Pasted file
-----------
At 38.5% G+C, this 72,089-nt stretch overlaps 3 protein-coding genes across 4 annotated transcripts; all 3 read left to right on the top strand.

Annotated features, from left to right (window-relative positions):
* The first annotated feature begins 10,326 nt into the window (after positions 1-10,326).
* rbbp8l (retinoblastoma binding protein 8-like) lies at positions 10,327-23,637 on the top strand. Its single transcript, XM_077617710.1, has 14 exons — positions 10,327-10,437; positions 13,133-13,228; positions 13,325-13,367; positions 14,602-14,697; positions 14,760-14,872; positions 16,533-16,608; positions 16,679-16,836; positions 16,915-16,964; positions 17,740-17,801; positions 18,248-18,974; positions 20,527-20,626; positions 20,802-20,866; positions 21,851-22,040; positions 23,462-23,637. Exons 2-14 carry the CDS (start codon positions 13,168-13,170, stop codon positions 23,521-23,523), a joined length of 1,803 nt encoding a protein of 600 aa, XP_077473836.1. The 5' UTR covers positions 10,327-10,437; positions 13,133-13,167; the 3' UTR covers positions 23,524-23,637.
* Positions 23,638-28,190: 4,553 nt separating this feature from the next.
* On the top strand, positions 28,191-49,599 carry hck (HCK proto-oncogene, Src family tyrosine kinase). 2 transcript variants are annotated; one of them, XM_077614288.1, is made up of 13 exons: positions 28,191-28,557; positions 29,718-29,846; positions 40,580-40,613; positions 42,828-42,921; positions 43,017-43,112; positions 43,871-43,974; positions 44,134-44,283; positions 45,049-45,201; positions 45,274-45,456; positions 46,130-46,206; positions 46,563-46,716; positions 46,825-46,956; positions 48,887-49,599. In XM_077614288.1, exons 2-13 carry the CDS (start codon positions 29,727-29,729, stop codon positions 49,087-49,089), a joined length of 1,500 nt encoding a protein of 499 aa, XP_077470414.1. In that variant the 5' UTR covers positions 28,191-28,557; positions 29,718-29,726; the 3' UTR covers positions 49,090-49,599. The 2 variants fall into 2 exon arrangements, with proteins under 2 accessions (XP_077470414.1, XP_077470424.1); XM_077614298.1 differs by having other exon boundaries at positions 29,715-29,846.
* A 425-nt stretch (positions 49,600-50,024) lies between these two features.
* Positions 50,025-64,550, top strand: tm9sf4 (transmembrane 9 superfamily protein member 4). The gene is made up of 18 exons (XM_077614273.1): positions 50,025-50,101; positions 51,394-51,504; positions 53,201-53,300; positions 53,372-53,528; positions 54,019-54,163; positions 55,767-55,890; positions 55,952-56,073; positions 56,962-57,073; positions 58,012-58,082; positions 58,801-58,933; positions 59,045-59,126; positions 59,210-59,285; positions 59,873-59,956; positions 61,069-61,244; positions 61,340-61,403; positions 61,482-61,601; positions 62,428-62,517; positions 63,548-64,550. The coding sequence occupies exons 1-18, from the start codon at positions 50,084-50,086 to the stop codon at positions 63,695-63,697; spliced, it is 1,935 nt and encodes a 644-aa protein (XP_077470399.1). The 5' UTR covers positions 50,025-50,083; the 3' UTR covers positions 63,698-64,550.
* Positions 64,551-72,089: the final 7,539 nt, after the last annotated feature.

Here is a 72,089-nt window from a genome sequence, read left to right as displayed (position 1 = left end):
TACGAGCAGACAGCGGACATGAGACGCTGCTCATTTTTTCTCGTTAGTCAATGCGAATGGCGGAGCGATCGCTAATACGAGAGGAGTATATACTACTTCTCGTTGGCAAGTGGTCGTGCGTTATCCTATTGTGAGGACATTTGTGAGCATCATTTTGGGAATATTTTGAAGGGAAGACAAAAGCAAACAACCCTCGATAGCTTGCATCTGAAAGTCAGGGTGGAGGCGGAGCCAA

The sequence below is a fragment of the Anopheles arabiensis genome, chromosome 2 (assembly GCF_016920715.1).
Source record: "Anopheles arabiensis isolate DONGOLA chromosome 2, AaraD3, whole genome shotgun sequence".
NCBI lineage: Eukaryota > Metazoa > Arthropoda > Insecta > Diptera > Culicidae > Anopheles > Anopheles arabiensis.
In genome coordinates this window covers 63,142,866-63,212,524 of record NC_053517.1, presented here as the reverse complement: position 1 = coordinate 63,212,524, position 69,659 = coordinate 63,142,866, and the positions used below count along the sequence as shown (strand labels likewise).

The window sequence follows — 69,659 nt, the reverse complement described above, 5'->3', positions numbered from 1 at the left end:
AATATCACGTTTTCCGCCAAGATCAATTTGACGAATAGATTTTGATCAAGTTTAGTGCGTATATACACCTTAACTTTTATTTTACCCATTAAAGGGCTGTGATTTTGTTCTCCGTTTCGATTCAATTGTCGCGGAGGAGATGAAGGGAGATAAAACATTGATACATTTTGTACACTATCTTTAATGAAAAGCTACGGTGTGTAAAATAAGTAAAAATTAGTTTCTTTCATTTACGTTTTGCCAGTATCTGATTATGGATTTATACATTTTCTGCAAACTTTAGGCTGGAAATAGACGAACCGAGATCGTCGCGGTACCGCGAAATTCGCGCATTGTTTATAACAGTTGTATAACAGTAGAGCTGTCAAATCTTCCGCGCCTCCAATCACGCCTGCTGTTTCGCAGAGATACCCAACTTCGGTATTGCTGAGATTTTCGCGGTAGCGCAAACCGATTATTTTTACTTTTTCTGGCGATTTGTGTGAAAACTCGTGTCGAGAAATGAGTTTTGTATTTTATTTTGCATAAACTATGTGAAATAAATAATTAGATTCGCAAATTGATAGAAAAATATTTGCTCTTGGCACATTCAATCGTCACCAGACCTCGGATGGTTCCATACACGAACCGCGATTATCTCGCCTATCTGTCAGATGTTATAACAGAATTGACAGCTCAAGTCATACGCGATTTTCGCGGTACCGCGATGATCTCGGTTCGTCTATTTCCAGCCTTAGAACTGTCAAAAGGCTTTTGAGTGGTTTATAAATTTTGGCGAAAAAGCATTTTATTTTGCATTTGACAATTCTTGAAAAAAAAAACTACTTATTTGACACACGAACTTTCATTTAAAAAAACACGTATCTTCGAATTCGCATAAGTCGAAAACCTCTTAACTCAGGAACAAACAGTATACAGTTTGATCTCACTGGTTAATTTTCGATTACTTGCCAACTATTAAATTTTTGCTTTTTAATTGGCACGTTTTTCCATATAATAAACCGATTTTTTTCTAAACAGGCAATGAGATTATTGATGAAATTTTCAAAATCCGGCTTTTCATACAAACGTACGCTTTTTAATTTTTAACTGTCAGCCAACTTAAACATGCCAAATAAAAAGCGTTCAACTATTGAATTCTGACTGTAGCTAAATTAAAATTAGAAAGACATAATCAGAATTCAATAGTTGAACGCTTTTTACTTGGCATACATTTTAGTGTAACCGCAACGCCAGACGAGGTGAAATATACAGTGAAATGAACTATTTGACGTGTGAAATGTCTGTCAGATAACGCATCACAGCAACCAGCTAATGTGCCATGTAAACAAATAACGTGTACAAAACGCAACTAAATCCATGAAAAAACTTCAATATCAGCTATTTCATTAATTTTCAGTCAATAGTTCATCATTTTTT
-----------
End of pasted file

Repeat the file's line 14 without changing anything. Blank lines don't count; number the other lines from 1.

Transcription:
NCBI lineage: Eukaryota > Metazoa > Arthropoda > Insecta > Diptera > Culicidae > Anopheles > Anopheles arabiensis.